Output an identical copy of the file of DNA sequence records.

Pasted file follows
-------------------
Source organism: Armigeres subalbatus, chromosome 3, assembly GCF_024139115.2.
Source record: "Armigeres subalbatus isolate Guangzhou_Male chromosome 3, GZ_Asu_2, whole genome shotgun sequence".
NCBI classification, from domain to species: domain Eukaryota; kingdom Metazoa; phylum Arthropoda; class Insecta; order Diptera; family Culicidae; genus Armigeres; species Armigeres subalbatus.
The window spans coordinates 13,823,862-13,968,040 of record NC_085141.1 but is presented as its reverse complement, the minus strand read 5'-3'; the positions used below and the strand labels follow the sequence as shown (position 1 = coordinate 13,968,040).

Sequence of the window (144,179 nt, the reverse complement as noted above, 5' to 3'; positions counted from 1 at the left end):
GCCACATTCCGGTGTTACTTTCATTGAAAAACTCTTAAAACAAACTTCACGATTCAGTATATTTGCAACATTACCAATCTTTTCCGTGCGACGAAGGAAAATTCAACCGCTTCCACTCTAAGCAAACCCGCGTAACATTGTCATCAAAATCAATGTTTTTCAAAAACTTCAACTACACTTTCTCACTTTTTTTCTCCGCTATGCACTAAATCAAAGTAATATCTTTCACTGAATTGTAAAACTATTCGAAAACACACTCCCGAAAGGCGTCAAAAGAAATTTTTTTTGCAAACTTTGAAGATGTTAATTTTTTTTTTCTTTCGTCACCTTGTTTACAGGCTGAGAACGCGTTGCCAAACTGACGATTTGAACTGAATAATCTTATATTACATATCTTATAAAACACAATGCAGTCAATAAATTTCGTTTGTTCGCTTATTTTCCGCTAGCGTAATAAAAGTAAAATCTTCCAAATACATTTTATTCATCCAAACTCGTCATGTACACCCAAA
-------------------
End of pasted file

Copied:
Source organism: Armigeres subalbatus, chromosome 3, assembly GCF_024139115.2.
Source record: "Armigeres subalbatus isolate Guangzhou_Male chromosome 3, GZ_Asu_2, whole genome shotgun sequence".
NCBI classification, from domain to species: domain Eukaryota; kingdom Metazoa; phylum Arthropoda; class Insecta; order Diptera; family Culicidae; genus Armigeres; species Armigeres subalbatus.
The window spans coordinates 13,823,862-13,968,040 of record NC_085141.1 but is presented as its reverse complement, the minus strand read 5'-3'; the positions used below and the strand labels follow the sequence as shown (position 1 = coordinate 13,968,040).

Sequence of the window (144,179 nt, the reverse complement as noted above, 5' to 3'; positions counted from 1 at the left end):
GCCACATTCCGGTGTTACTTTCATTGAAAAACTCTTAAAACAAACTTCACGATTCAGTATATTTGCAACATTACCAATCTTTTCCGTGCGACGAAGGAAAATTCAACCGCTTCCACTCTAAGCAAACCCGCGTAACATTGTCATCAAAATCAATGTTTTTCAAAAACTTCAACTACACTTTCTCACTTTTTTTCTCCGCTATGCACTAAATCAAAGTAATATCTTTCACTGAATTGTAAAACTATTCGAAAACACACTCCCGAAAGGCGTCAAAAGAAATTTTTTTTGCAAACTTTGAAGATGTTAATTTTTTTTTTCTTTCGTCACCTTGTTTACAGGCTGAGAACGCGTTGCCAAACTGACGATTTGAACTGAATAATCTTATATTACATATCTTATAAAACACAATGCAGTCAATAAATTTCGTTTGTTCGCTTATTTTCCGCTAGCGTAATAAAAGTAAAATCTTCCAAATACATTTTATTCATCCAAACTCGTCATGTACACCCAAA